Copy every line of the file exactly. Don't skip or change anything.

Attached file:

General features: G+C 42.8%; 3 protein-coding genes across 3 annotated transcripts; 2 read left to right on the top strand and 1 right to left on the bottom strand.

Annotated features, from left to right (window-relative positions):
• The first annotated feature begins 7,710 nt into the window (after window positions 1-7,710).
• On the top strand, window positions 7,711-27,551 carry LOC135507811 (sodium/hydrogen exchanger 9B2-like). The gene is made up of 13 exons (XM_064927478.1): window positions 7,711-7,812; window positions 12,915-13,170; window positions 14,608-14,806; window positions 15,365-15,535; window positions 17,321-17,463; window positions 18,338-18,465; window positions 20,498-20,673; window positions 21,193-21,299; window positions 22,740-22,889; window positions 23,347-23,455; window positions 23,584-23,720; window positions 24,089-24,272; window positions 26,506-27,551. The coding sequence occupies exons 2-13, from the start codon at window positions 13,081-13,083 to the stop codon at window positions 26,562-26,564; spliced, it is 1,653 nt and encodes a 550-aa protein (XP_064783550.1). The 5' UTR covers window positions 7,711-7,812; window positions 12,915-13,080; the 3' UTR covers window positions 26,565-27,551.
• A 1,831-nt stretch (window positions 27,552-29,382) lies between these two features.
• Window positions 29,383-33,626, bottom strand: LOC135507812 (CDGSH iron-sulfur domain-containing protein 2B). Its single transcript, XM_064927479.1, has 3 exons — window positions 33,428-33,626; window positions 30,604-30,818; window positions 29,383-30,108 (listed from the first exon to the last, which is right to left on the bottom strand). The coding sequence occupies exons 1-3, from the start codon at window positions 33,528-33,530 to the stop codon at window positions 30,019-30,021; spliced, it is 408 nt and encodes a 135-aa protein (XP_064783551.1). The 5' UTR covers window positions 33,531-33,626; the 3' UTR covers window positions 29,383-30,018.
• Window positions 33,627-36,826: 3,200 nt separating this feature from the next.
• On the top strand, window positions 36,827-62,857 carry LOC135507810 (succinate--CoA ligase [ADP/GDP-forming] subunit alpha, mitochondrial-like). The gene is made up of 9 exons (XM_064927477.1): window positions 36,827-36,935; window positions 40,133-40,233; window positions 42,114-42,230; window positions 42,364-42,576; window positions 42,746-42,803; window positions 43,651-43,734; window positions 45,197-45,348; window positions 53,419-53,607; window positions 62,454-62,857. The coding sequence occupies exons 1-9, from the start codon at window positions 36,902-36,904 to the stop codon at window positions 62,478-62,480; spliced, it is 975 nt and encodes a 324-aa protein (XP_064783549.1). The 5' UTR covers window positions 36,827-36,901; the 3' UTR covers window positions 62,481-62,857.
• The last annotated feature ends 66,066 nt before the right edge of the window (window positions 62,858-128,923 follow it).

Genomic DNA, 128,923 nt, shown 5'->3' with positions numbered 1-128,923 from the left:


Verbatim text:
General features: G+C 42.8%; 3 protein-coding genes across 3 annotated transcripts; 2 read left to right on the top strand and 1 right to left on the bottom strand.

Annotated features, from left to right (window-relative positions):
• The first annotated feature begins 7,710 nt into the window (after window positions 1-7,710).
• On the top strand, window positions 7,711-27,551 carry LOC135507811 (sodium/hydrogen exchanger 9B2-like). The gene is made up of 13 exons (XM_064927478.1): window positions 7,711-7,812; window positions 12,915-13,170; window positions 14,608-14,806; window positions 15,365-15,535; window positions 17,321-17,463; window positions 18,338-18,465; window positions 20,498-20,673; window positions 21,193-21,299; window positions 22,740-22,889; window positions 23,347-23,455; window positions 23,584-23,720; window positions 24,089-24,272; window positions 26,506-27,551. The coding sequence occupies exons 2-13, from the start codon at window positions 13,081-13,083 to the stop codon at window positions 26,562-26,564; spliced, it is 1,653 nt and encodes a 550-aa protein (XP_064783550.1). The 5' UTR covers window positions 7,711-7,812; window positions 12,915-13,080; the 3' UTR covers window positions 26,565-27,551.
• A 1,831-nt stretch (window positions 27,552-29,382) lies between these two features.
• Window positions 29,383-33,626, bottom strand: LOC135507812 (CDGSH iron-sulfur domain-containing protein 2B). Its single transcript, XM_064927479.1, has 3 exons — window positions 33,428-33,626; window positions 30,604-30,818; window positions 29,383-30,108 (listed from the first exon to the last, which is right to left on the bottom strand). The coding sequence occupies exons 1-3, from the start codon at window positions 33,528-33,530 to the stop codon at window positions 30,019-30,021; spliced, it is 408 nt and encodes a 135-aa protein (XP_064783551.1). The 5' UTR covers window positions 33,531-33,626; the 3' UTR covers window positions 29,383-30,018.
• Window positions 33,627-36,826: 3,200 nt separating this feature from the next.
• On the top strand, window positions 36,827-62,857 carry LOC135507810 (succinate--CoA ligase [ADP/GDP-forming] subunit alpha, mitochondrial-like). The gene is made up of 9 exons (XM_064927477.1): window positions 36,827-36,935; window positions 40,133-40,233; window positions 42,114-42,230; window positions 42,364-42,576; window positions 42,746-42,803; window positions 43,651-43,734; window positions 45,197-45,348; window positions 53,419-53,607; window positions 62,454-62,857. The coding sequence occupies exons 1-9, from the start codon at window positions 36,902-36,904 to the stop codon at window positions 62,478-62,480; spliced, it is 975 nt and encodes a 324-aa protein (XP_064783549.1). The 5' UTR covers window positions 36,827-36,901; the 3' UTR covers window positions 62,481-62,857.
• The last annotated feature ends 66,066 nt before the right edge of the window (window positions 62,858-128,923 follow it).

Genomic DNA, 128,923 nt, shown 5'->3' with positions numbered 1-128,923 from the left: